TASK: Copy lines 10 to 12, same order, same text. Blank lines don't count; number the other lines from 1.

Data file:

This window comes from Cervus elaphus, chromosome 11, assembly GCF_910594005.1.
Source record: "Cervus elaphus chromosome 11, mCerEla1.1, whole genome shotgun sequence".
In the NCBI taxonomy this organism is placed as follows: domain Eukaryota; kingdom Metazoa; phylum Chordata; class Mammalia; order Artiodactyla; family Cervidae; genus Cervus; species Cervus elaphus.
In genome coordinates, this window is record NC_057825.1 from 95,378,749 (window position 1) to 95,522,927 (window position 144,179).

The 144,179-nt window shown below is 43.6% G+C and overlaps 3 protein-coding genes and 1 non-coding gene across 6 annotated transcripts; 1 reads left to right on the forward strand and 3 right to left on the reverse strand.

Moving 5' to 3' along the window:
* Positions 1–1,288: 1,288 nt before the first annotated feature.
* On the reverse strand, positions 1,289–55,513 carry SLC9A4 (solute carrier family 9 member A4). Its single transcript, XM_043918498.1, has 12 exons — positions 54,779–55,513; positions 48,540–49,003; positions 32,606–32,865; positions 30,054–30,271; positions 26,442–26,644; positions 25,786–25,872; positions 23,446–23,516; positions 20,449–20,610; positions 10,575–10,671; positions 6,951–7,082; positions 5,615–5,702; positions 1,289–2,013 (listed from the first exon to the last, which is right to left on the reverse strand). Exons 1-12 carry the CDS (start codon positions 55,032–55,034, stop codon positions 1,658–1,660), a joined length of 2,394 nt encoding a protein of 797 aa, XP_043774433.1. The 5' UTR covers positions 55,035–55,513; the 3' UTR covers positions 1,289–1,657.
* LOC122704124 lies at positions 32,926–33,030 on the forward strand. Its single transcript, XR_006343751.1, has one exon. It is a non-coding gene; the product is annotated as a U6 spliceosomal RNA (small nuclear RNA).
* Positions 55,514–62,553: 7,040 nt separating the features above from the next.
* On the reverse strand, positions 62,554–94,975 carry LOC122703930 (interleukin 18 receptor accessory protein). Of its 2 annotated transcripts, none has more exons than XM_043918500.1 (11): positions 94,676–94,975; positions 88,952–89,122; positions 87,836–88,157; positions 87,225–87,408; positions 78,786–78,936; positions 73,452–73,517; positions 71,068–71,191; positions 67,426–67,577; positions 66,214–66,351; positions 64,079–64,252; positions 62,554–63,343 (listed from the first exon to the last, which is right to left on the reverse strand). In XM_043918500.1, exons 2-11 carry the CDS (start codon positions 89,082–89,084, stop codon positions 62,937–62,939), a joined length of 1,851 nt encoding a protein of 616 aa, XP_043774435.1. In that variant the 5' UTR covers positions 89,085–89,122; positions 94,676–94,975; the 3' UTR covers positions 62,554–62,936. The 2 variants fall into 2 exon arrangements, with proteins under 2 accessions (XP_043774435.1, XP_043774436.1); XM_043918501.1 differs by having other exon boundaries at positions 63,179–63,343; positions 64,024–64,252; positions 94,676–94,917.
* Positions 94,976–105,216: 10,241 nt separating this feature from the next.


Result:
* Positions 55,514–62,553: 7,040 nt separating the features above from the next.
* On the reverse strand, positions 62,554–94,975 carry LOC122703930 (interleukin 18 receptor accessory protein). Of its 2 annotated transcripts, none has more exons than XM_043918500.1 (11): positions 94,676–94,975; positions 88,952–89,122; positions 87,836–88,157; positions 87,225–87,408; positions 78,786–78,936; positions 73,452–73,517; positions 71,068–71,191; positions 67,426–67,577; positions 66,214–66,351; positions 64,079–64,252; positions 62,554–63,343 (listed from the first exon to the last, which is right to left on the reverse strand). In XM_043918500.1, exons 2-11 carry the CDS (start codon positions 89,082–89,084, stop codon positions 62,937–62,939), a joined length of 1,851 nt encoding a protein of 616 aa, XP_043774435.1. In that variant the 5' UTR covers positions 89,085–89,122; positions 94,676–94,975; the 3' UTR covers positions 62,554–62,936. The 2 variants fall into 2 exon arrangements, with proteins under 2 accessions (XP_043774435.1, XP_043774436.1); XM_043918501.1 differs by having other exon boundaries at positions 63,179–63,343; positions 64,024–64,252; positions 94,676–94,917.
* Positions 94,976–105,216: 10,241 nt separating this feature from the next.